Syria unrest: Government pledges political reforms

Amateur footage purportedly shows recent violence in the city of Deraa

Related Stories

Syrian leaders have pledged to introduce reforms to meet the demands of protesters, after days of violence in the southern city of Deraa.

Officials promised to study the need for lifting the state of emergency, in place since 1963.

The government also said it would bring to trial those suspected of killing several protesters in Deraa.

President Bashar al-Assad later ordered the release of everyone arrested during the "recent events", state media said.

Presidential spokeswoman Bouthaina Shaaban blamed outside agitators for whipping up trouble, and denied that the government had ordered security forces to open fire on protesters.

Watch: Bouthaina Shaaban said the president expressed his condolences to the people of Deraa

But she said this "did not mean mistakes had not been made".

"We should not confuse the behaviour of an individual, and the desire and determination of President Bashar al-Assad to move Syria to more prosperity," she told a news conference in Damascus.

Relaxing restrictions?

A committee would be set up to talk to "our brothers in Deraa" and bring to justice those responsible for killing protesters, Ms Shaaban said.

She also said the government would raise workers' wages, introduce health reforms, allow more political parties to compete in elections, relax media restrictions and establish a new mechanism for fighting corruption.

Ms Shaaban announced a similar package of reforms in 2005, but critics say her pledges were never enacted.

At the scene

The announcement came as a surprise to many observers here.

Soon after the press conference, some political activists arrested in recent days were released. The prominent writer Louay Husein, arrested two days ago, is now out of detention and with his family.

The president's spokeswoman confessed that mistakes were made in Deraa, but said they were not the responsibility of the leadership. She denied reports that security forces attacked protesters in the city.

A call for a nationwide protest on Friday went out following the violence in Deraa. Those demonstrations will be a test of how the public receives the government concessions.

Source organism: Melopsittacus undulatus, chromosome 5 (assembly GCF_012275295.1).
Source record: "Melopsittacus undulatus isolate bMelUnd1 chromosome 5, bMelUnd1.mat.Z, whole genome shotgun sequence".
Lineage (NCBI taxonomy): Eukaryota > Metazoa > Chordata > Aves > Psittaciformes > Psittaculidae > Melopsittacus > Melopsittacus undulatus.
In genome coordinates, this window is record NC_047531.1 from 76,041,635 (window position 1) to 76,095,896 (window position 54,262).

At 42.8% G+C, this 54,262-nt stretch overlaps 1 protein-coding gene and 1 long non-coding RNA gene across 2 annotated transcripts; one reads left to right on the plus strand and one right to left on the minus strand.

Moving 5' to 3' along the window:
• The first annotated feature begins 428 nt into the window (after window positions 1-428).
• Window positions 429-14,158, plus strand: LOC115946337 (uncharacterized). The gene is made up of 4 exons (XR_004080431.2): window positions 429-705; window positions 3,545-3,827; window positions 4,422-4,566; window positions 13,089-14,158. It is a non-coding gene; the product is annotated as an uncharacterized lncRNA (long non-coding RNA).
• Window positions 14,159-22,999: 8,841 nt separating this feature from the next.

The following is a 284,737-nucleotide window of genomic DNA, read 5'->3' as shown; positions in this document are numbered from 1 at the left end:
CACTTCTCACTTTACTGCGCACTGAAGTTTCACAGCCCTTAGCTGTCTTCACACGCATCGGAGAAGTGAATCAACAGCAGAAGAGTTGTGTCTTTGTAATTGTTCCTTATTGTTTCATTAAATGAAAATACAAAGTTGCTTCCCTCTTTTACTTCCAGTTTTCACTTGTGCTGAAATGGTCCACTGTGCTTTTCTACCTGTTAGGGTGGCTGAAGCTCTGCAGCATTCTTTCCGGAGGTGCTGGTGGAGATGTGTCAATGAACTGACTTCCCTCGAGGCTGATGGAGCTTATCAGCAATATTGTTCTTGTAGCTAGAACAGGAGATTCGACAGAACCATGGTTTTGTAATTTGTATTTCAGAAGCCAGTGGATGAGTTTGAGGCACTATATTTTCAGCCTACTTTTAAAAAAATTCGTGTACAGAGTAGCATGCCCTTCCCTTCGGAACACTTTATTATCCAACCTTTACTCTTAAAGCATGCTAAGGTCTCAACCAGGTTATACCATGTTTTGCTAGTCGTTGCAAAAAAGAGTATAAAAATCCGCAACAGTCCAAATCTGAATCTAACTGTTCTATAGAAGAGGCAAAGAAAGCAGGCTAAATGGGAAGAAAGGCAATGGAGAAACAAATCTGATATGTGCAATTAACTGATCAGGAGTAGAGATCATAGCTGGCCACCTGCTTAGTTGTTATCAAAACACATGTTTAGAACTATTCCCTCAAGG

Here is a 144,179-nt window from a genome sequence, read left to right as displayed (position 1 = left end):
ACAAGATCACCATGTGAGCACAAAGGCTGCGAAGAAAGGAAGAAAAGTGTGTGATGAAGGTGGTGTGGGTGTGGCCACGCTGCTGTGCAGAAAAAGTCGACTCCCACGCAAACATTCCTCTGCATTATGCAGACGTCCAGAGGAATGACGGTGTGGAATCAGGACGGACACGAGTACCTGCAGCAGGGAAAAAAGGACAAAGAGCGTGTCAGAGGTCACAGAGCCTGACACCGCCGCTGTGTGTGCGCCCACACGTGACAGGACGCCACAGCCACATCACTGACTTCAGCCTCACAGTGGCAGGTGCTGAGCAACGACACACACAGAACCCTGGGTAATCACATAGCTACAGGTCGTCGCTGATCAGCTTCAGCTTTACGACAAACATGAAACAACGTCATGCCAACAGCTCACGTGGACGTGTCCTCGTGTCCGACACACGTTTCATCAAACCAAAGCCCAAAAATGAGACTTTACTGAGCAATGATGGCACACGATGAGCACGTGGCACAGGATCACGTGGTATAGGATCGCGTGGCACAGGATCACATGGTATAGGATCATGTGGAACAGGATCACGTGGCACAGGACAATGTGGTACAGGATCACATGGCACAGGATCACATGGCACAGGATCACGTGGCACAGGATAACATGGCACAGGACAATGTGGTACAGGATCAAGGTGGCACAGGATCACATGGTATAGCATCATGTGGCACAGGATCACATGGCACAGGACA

Opposition groups reacted to the news conference immediately, telling Reuters news agency that the Deraa committee would do nothing to meet the aspirations of the people.

Reuters reported that dissidents in Syria and in exile dismissed the reforms, calling for the immediate scrapping of the state of emergency and freeing of thousands of political prisoners.

Abdul-Karim Rihawi, who heads the Syrian Human Rights League, later said authorities had released several activists including prominent journalist Mazen Darwish and writer Louay Husein.

Ms Shaaban accused international media, including the BBC and CNN, of exaggerating the crackdown on the protesters.

Estimates vary as to how many people were killed in Wednesday's unrest.

Some reports quoting witnesses and activists have put the figure as high as 100; others have claimed about 15 people were killed.

The government said 10 people had died.


  • Located 120km (75 miles) south of Damascus
  • Mainly Sunni Muslim population
  • Long known as gateway to the south
  • Close to Jordanian border, and Islamist group bases in Jordan
  • Thought Islamist groups could help exploit collapse of government control in Deraa

Security forces opened fired on crowds three times in Deraa on Wednesday, activists and witnesses said.

The first clashes took place in the early hours outside a mosque. Later, witnesses said crowds at a funeral for those who were killed were themselves fired on.

Later on Thursday, the US issued a strongly worded statement condemning Syria's "brutal repression" of demonstrations.

White House spokesman Jay Carney said the US called on the government in Damascus to "exercise restraint and respect the rights of its people".

President Assad succeeded his father in 2000 and has tolerated little dissent.

Deraa map

More on This Story

Related Stories

More Middle East stories



  • RihannaCloud caution

    After celebrity leaks, what can you do to safeguard your photos?

  • Cesc FabregasFair price?

    Have some football clubs overpaid for their new players?

  • John CurticePolls analysis

    Professor John Curtice analyses the latest polls on the referendum

  • Woman and hairdryerBlow back

    Would banning high-power appliances actually save energy?

  • Rack of lambFavourite feast

    Is the UK unusually fond of lamb and potatoes?

BBC © 2014 The BBC is not responsible for the content of external sites. Read more.

This page is best viewed in an up-to-date web browser with style sheets (CSS) enabled. While you will be able to view the content of this page in your current browser, you will not be able to get the full visual experience. Please consider upgrading your browser software or enabling style sheets (CSS) if you are able to do so.